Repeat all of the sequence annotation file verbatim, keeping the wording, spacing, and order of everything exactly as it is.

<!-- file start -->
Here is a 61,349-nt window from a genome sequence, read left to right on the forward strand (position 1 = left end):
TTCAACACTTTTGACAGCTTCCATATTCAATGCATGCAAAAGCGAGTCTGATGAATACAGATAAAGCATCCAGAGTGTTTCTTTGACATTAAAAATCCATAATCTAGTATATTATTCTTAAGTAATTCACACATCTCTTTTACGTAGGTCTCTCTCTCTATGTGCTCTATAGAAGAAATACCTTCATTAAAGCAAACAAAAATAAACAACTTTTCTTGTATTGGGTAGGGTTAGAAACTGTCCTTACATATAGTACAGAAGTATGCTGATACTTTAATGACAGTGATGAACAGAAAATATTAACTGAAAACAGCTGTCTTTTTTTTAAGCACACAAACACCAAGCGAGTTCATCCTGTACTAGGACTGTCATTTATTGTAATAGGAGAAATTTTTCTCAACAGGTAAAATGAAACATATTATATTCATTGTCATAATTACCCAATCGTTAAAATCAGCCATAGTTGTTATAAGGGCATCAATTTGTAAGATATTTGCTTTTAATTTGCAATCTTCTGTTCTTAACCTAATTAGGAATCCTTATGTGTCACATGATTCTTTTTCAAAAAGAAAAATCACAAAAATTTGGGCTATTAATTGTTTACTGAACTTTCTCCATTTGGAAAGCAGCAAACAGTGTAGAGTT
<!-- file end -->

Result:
Here is a 61,349-nt window from a genome sequence, read left to right on the forward strand (position 1 = left end):
TTCAACACTTTTGACAGCTTCCATATTCAATGCATGCAAAAGCGAGTCTGATGAATACAGATAAAGCATCCAGAGTGTTTCTTTGACATTAAAAATCCATAATCTAGTATATTATTCTTAAGTAATTCACACATCTCTTTTACGTAGGTCTCTCTCTCTATGTGCTCTATAGAAGAAATACCTTCATTAAAGCAAACAAAAATAAACAACTTTTCTTGTATTGGGTAGGGTTAGAAACTGTCCTTACATATAGTACAGAAGTATGCTGATACTTTAATGACAGTGATGAACAGAAAATATTAACTGAAAACAGCTGTCTTTTTTTTAAGCACACAAACACCAAGCGAGTTCATCCTGTACTAGGACTGTCATTTATTGTAATAGGAGAAATTTTTCTCAACAGGTAAAATGAAACATATTATATTCATTGTCATAATTACCCAATCGTTAAAATCAGCCATAGTTGTTATAAGGGCATCAATTTGTAAGATATTTGCTTTTAATTTGCAATCTTCTGTTCTTAACCTAATTAGGAATCCTTATGTGTCACATGATTCTTTTTCAAAAAGAAAAATCACAAAAATTTGGGCTATTAATTGTTTACTGAACTTTCTCCATTTGGAAAGCAGCAAACAGTGTAGAGTT